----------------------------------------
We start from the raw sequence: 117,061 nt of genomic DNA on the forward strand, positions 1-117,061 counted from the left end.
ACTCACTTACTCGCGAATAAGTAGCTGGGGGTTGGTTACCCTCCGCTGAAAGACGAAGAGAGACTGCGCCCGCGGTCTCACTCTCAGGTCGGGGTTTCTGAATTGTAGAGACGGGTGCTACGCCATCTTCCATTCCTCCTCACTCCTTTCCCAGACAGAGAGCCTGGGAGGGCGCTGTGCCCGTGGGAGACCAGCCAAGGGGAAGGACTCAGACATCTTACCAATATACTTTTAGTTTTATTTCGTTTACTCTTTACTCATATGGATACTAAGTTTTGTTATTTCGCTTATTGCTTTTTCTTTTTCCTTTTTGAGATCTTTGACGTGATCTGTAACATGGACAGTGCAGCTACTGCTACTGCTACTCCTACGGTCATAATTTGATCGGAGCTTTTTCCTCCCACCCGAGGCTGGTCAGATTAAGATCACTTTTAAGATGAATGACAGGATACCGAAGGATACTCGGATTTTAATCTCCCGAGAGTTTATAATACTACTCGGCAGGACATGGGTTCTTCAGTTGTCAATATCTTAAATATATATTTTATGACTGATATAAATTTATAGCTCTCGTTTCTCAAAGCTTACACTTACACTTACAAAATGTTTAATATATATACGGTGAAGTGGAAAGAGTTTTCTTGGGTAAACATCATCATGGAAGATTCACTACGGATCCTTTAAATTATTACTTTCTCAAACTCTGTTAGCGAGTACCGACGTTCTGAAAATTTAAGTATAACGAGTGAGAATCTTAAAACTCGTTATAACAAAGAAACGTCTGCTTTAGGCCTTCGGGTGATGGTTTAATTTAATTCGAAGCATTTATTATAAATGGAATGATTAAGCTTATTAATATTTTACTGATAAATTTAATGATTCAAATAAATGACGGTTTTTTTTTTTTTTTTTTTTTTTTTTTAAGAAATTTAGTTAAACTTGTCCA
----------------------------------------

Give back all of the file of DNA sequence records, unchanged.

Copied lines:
We start from the raw sequence: 117,061 nt of genomic DNA on the forward strand, positions 1-117,061 counted from the left end.
ACTCACTTACTCGCGAATAAGTAGCTGGGGGTTGGTTACCCTCCGCTGAAAGACGAAGAGAGACTGCGCCCGCGGTCTCACTCTCAGGTCGGGGTTTCTGAATTGTAGAGACGGGTGCTACGCCATCTTCCATTCCTCCTCACTCCTTTCCCAGACAGAGAGCCTGGGAGGGCGCTGTGCCCGTGGGAGACCAGCCAAGGGGAAGGACTCAGACATCTTACCAATATACTTTTAGTTTTATTTCGTTTACTCTTTACTCATATGGATACTAAGTTTTGTTATTTCGCTTATTGCTTTTTCTTTTTCCTTTTTGAGATCTTTGACGTGATCTGTAACATGGACAGTGCAGCTACTGCTACTGCTACTCCTACGGTCATAATTTGATCGGAGCTTTTTCCTCCCACCCGAGGCTGGTCAGATTAAGATCACTTTTAAGATGAATGACAGGATACCGAAGGATACTCGGATTTTAATCTCCCGAGAGTTTATAATACTACTCGGCAGGACATGGGTTCTTCAGTTGTCAATATCTTAAATATATATTTTATGACTGATATAAATTTATAGCTCTCGTTTCTCAAAGCTTACACTTACACTTACAAAATGTTTAATATATATACGGTGAAGTGGAAAGAGTTTTCTTGGGTAAACATCATCATGGAAGATTCACTACGGATCCTTTAAATTATTACTTTCTCAAACTCTGTTAGCGAGTACCGACGTTCTGAAAATTTAAGTATAACGAGTGAGAATCTTAAAACTCGTTATAACAAAGAAACGTCTGCTTTAGGCCTTCGGGTGATGGTTTAATTTAATTCGAAGCATTTATTATAAATGGAATGATTAAGCTTATTAATATTTTACTGATAAATTTAATGATTCAAATAAATGACGGTTTTTTTTTTTTTTTTTTTTTTTTTTTAAGAAATTTAGTTAAACTTGTCCA